2017 Commencement Address
Anna Quindlen is a bestselling author, Pulitzer Prize-winning journalist and social critic. Millions of readers have followed her astute perspectives on today’s issues, from family, work and education to health care, philanthropy and social justice. Quindlen delivered the 156th Commencement Address and received an honorary doctor of humane letters degree on May 19, 2017.
Thank you, Chancellor Wrighton, and thank you so much for the profound honor of addressing the Washington University community on this very special day.
Commencement speeches are very difficult to craft, even in a year when the country doesn’t seem to be going through a nervous breakdown. After all, no one is here to hear me. Everyone is here for the sake of just a few words; the name of someone they love, or their own name. It’s almost the only thing I remember from my own commencement, even though the legendary anthropologist Margaret Mead was the commencement speaker. I don’t even remember the weather, although you probably won’t forget yours. I remember these three words: “Anna Marie Quindlen,” and the look on my father’s face.
But it’s particularly hard to craft a message for people like you. Because you’re receiving a degree today from Washington University, I know this about all of you: You are what my grandmother used to call “The smart ones.” The children of the 99th percentile, the men and women of the top decile, accustomed to high test scores and high hopes. You are the people who make the checklists, who come up with plans, who are invested always in the right answer.
I know this, because I am one of you. And this is what I’ve learned, often with great difficulty: The checklist should be honored mostly in the breach. The plans are a tiny box that, followed slavishly, will smother you, and the right answer is sometimes the wrong answer.
What are the public names you recall sitting there of those people who did exactly what was considered the right thing, who followed the template, who met expectations? You cannot come up with one of them, because the people we know, the people we admire, the people whose names we carve into the cornices of buildings and see on the cover of books are deviants in the best sense of that term.
Jane Austen threw out the plan for a well‑read regency‑era woman. Frank Lloyd Wright threw out the plan for a young architect of his time. Bill Gates, Oprah Winfrey, Enrico Fermi, Lin‑Manuel Miranda, Martin Luther King, Marie Curie, Pablo Picasso, Toni Morrison, they all threw out the plan. The right answer was safe; the wrong answer, the one no one else came up with or followed or believed in, was transformational.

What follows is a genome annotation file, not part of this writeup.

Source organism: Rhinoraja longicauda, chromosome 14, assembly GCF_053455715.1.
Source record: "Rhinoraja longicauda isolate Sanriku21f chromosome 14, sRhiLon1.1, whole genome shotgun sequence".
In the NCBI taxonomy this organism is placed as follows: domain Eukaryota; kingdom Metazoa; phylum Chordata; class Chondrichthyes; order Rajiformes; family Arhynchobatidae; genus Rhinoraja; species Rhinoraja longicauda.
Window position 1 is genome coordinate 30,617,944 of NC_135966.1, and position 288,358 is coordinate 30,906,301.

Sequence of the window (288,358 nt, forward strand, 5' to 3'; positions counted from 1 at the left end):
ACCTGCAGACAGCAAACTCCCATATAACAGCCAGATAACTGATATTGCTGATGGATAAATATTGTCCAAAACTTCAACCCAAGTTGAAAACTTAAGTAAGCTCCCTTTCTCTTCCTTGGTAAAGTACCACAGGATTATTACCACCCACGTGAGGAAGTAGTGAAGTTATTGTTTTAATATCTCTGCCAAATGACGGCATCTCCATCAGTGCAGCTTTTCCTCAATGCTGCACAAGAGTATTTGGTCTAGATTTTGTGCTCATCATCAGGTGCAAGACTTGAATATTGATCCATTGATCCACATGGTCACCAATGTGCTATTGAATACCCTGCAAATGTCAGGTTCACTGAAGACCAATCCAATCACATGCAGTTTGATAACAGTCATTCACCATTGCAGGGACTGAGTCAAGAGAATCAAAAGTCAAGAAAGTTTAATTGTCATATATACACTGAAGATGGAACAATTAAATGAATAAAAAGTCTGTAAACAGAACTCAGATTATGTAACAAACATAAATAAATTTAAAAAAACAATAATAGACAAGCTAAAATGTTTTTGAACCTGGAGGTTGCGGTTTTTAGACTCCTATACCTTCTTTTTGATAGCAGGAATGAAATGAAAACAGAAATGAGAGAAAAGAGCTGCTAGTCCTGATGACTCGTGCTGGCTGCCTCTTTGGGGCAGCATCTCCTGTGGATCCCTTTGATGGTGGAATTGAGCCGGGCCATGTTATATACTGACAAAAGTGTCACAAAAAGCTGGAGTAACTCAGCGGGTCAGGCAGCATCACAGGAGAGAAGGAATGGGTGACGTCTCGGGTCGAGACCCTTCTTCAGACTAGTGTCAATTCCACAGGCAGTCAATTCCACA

Ah, you say to yourself sitting there, “I cannot expect to be Jane Austen or Frank Lloyd Wright,” but what you can embrace is a life that feels like it belongs to you, not one made up of tiny fragments of the expectations of a society that, frankly, in most of its expectations, is not worthy of you. And that requires courage, not compliance; passion in lieu of simply plans.
Smart is good. Smart and hardworking is really good. Smart, hardworking and fearless, that’s the hat trick. You possess an invaluable credential that will soon be ratified here, but are you strong and smart enough to become who you might be were you not afraid? That’s the problem, isn’t it?
We slavishly seek what is correct because we are afraid. Caution is nothing but fear dressed up as common sense. Coloring books have come back into vogue for adults because there’s nothing quite so soothing as coloring inside the lines.
“The Road Less Traveled,” popular poem, unpopular life choice. The well‑trod road is so much safer. But I tell you absolutely that the most terrifying choices I made in my life and the ones that other people saw as most foolhardy are the ones that brought greatest rewards. Because of some strange little voice inside, I zigged where I was expected to zag. I traded more good jobs than most people had ever had for new roles I thought were even scarier and chancier and potentially more rewarding. I took the ultimate flying leap in life and had three children in five years while my career was at its very peak.